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From: Lyndon Nerenberg (lyndon_at_orthanc.ab.ca)
Date: Sun Oct 20 2002 - 14:03:25 CDT
>Think of ECN; should older stacks simply reject a packet with Syn+0x42
>because they don't know what 0x42 is?
>If I've understood correctly, you were suggesting to drop "bad" packets.
>I agree; only let established traffic through your firewall, and only
>let packets with Syn or Syn+Ack set and with Fin and Rst unset establish
>state in the firewall. Ignore the rest of the flags.
>Of course, if anyone finds this un-interoperable, please chime in!
Before people get too paranoid about accepting packets I recommend
they read RFC 3360: Inappropriate TCP Resets Considered Harmful.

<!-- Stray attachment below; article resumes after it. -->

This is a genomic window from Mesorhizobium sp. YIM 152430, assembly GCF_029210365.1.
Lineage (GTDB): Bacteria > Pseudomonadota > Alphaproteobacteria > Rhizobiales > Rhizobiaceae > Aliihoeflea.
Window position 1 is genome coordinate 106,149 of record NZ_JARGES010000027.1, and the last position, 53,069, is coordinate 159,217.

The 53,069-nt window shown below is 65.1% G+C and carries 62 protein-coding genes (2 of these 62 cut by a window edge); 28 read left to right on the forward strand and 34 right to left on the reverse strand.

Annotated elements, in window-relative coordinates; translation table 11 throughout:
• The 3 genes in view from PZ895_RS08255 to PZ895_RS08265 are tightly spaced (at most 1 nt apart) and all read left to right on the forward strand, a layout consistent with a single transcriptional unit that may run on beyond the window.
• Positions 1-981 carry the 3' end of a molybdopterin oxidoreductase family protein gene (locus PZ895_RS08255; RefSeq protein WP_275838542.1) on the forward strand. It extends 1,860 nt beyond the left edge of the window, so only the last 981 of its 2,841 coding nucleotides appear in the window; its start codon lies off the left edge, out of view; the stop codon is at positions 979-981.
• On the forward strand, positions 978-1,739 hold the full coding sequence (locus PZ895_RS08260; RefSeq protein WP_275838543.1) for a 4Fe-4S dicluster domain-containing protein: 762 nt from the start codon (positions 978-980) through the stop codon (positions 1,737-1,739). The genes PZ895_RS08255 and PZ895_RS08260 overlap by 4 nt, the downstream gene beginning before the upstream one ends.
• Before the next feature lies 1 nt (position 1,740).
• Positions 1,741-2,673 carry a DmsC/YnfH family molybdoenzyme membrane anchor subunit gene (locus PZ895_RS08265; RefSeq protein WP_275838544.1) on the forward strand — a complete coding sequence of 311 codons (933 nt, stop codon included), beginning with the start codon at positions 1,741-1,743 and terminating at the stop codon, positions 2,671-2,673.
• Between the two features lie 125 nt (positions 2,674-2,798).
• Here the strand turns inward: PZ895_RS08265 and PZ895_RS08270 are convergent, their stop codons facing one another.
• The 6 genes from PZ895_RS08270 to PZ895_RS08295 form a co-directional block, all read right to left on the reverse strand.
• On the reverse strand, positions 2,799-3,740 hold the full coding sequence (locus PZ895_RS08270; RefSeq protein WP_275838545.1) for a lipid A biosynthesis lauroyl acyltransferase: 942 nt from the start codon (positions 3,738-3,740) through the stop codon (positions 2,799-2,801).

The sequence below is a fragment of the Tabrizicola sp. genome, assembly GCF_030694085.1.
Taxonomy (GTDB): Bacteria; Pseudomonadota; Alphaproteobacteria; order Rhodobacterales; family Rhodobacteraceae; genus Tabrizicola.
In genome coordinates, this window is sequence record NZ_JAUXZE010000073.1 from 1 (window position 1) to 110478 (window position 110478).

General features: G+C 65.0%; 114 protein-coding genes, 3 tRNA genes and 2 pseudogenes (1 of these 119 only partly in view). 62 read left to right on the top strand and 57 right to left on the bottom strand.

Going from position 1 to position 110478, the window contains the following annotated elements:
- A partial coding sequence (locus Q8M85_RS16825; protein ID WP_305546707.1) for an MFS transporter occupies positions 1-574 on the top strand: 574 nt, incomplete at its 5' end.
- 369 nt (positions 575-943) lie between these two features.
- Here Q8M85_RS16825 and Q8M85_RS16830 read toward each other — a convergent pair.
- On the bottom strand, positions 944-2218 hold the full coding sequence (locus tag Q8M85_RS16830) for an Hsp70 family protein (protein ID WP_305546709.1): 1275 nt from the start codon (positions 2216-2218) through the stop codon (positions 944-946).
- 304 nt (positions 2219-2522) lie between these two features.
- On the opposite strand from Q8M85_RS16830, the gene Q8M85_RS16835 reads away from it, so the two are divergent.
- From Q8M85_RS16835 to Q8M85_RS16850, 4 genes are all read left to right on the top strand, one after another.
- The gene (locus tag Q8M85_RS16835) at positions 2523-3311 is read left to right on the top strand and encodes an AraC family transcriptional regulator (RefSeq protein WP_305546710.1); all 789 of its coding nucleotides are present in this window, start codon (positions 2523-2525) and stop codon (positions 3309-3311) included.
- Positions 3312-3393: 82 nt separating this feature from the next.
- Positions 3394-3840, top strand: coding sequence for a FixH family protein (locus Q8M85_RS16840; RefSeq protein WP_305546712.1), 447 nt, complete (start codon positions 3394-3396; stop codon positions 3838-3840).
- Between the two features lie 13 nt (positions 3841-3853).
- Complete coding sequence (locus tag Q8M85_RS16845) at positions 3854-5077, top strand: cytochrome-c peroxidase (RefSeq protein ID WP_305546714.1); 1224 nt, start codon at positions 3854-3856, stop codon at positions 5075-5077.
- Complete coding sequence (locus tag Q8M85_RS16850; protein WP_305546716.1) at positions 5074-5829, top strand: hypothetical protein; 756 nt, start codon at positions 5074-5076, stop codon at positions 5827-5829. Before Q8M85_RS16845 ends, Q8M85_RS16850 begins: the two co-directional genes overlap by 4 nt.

TCP uses the RST (Reset) bit in the TCP header to reset a TCP
connection. Resets are appropriately sent in response to a
connection request to a nonexistent connection, for example. The TCP
receiver of the reset aborts the TCP connection, and notifies the
application [RFC793, RFC1122, Ste94].
Unfortunately, a number of firewalls and load-balancers in the
current Internet send a reset in response to a TCP SYN packet that
use flags from the Reserved field in the TCP header. Section 3 below
discusses the specific example of firewalls that send resets in
response to TCP SYN packets from ECN-capable hosts.
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